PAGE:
Growth Hormone Deficiency

Growth Hormone Deficiency

Growth hormone is a special type of protein made in the brain by the pituitary gland. It is responsible for more than just physical growth – it helps our muscles, bones and metabolism. Growth hormone deficiency (GHD) can occur at any age, in both children and adults. In the United States, approximately one in 4,000 to 10,000 children has GHD, and approximately 50,000 adults have GHD, with about 6,000 new adult patients diagnosed every year.

As the name implies, GHD results when the pituitary gland does not produce enough growth hormone. In children, GHD may occur during infancy or later in childhood and result in a lack of growth. The GHD may be partial, when the pituitary gland doesn’t produce enough growth hormone, or total, when the pituitary gland produces no growth hormone. Most adults are diagnosed with GHD as children and require treatment throughout life; however, it is possible for an adult to acquire GHD later in life, usually through damage to the pituitary or hypothalamus gland.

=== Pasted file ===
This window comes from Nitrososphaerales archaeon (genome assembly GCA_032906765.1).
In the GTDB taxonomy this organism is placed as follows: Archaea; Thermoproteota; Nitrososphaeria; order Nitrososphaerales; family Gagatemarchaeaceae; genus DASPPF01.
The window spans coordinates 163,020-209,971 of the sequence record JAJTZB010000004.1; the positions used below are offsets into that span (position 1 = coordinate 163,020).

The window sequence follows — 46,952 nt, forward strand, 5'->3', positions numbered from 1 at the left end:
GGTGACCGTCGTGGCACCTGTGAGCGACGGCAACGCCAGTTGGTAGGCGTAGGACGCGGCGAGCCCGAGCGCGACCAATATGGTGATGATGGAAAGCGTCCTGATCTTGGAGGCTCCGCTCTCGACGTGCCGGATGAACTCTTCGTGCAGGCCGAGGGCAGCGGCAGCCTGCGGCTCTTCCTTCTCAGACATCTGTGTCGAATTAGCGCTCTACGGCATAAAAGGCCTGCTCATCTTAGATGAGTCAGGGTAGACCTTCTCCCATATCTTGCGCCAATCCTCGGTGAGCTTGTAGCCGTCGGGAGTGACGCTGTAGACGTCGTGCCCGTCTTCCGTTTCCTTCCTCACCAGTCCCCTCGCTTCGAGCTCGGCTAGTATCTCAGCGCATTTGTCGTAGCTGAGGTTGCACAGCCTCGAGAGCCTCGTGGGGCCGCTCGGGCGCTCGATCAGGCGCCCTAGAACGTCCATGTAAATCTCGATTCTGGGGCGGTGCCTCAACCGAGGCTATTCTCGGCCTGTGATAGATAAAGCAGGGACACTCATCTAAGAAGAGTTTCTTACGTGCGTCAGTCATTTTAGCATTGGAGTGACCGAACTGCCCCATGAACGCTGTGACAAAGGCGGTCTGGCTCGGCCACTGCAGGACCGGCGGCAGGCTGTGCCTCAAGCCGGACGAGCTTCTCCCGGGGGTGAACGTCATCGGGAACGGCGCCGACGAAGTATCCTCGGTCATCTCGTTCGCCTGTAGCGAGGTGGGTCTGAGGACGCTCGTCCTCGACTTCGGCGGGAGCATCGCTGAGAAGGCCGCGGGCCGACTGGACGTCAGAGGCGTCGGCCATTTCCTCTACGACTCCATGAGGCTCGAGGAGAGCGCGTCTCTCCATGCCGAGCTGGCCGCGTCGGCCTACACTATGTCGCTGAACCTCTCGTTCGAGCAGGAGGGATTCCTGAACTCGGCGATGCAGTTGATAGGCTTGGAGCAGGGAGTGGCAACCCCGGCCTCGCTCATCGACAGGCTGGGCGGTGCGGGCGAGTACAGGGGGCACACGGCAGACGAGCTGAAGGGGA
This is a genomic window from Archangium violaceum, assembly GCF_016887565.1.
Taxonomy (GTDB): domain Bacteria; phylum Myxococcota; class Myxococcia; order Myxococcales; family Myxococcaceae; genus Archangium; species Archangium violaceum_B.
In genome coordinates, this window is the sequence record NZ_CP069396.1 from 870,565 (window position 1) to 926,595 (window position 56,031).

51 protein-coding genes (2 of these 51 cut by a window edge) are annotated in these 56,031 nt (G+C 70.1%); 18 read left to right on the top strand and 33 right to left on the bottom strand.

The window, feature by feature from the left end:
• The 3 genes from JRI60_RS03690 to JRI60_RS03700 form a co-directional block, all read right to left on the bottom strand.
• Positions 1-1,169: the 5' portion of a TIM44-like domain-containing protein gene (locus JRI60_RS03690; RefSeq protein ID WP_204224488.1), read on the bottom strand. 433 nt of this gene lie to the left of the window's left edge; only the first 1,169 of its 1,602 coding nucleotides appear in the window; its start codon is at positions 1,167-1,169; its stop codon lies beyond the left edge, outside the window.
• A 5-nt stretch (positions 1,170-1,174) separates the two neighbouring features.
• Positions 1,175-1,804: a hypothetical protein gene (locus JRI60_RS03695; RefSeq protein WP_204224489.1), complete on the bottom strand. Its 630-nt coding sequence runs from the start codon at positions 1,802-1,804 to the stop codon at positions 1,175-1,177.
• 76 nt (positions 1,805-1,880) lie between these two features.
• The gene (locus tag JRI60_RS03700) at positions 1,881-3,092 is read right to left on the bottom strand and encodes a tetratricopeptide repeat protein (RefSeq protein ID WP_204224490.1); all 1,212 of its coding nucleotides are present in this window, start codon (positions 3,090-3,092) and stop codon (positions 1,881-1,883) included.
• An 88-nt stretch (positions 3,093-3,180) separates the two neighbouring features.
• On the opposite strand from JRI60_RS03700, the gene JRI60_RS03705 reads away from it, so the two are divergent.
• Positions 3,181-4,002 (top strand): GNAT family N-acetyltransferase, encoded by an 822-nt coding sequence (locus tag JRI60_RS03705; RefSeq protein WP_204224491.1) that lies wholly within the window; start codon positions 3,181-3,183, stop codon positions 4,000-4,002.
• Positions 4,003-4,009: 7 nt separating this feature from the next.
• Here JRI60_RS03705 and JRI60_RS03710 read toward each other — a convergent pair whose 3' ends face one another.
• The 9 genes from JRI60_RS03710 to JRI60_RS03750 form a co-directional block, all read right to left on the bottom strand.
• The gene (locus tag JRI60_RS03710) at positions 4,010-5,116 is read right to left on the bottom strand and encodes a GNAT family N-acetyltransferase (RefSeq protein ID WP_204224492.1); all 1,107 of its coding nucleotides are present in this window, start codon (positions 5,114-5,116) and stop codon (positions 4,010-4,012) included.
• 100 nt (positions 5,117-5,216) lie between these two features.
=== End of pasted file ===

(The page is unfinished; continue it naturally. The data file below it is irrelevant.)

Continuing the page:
What Causes GHD?

The cause of GHD in children and adults is a poorly formed or damaged pituitary gland or hypothalamus. Damage to the pituitary gland or hypothalamus may be the result of an abnormal formation that occurred before birth (congenital) or after birth (acquired). The cause of most cases of congenital GHD is unknown; however, mutations can occur in genes that are important in pituitary gland development, leading to GHD. Acquired cases of GHD include brain tumors in the hypothalamus or pituitary gland, head trauma, radiation therapy for cancers in the hypothalamus and pituitary gland, diseases that affect the hypothalamus or its connection to the pituitary gland, or an autoimmune condition (lymphocytic hypophysitis).

GHD Symptoms

GHD in Children

  • Slow growth with normal body proportions
  • Immature appearance compared to peers
  • A chubby body build
  • A prominent forehead
  • An underdeveloped bridge of the nose

GHD in Adults

  • Increased fat, especially around the waist
  • Decreased muscle mass
  • Thinning bones
  • Higher cholesterol, especially LDL (the bad cholesterol)
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